Sunday, December 11, 2011

RTM Charts–YAY!

So I am a pretty heavy user of  Remember the Milk. By heavy user, in 2010 I completed 3,095 tasks.


As I have converted a weakness (forgetting those little things I commit to) to a strength (thanks to RTM) by remembering everything; I have found myself with a new problem. If you remember all the little things – you won’t have enough time in the day (or money to pay someone else) to do all those little things… Oh No!!

So I have had to become a master at prioritizing (having a 4 month old at home forced me to become a master very quickly).

This prioritization brought me to a new problem – if its not a priority today – then where do I put it? I used to “postpone” it for some arbitrary amount of time (2 days or a couple weeks). This naturally led to a high maintenance problem of re-postponing tasks over – and over again! One solution was to remove the due date on tasks that don’t need to happen. I know that ones going to come back to bite me as that list (those without dates) just keeps getting bigger. But for my immediate sanity – that is helping a lot!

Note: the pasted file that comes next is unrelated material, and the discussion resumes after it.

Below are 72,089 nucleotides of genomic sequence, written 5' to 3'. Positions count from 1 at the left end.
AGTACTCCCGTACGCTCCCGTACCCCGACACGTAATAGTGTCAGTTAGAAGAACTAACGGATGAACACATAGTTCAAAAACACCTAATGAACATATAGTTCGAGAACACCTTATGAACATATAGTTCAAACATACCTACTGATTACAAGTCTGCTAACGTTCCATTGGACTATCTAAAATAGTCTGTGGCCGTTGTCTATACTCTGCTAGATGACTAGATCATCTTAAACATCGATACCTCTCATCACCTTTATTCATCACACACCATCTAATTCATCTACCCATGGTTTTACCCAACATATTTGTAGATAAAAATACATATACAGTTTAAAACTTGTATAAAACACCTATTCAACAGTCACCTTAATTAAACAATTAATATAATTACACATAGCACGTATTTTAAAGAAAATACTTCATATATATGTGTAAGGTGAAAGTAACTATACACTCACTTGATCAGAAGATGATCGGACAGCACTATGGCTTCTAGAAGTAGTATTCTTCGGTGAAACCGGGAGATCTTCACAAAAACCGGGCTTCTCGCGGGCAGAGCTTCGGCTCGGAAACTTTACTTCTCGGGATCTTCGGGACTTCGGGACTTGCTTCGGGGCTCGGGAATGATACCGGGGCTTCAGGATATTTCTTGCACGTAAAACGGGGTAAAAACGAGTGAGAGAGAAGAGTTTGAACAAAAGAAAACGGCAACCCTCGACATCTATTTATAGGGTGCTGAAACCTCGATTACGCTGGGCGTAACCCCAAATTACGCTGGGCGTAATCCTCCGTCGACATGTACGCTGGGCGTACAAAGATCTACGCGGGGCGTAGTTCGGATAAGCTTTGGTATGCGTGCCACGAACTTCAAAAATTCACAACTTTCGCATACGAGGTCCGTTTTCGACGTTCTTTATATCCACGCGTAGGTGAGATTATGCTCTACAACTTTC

But some tasks are a near term priority (this month) and should not slip into the black hole of “no due date.” So I can push it to a day that I think should be free – but as I keep pushing tasks to that day – it soon is not so free.

So I finally bit the bullet and built a visualization to help me solve this problem.


This shows me how many hours I have committed to each days, 7 days out. Using this I can push things to the right day, spread the load 7 days in advance as days come into focus, and breathe a sigh of relief as I am actually completing what I set out to do, instead of drowning in task inundation!!

So how did I do it?

I leveraged a REST service RTM has exposed and a C# API to access the REST Service available here. Note there is a bit of a learning curve and trial and error figuring out RTM’s authentication model that I am not commenting on right now.

I then created my own REST service that returns JSON using WCF.

Lastly, I wrote some javascript using google charts api to actually draw the visualization. Thanks to google, it is (slightly) interactive; I can hover over the bars and get the exact measurements.


Now back to getting those 7.5 hours worth of stuff done!

I built this for use by me but if there is demand, I could build this to be more user based so that you could log in and see the dashboard for you. So if that is something people want – let me know.


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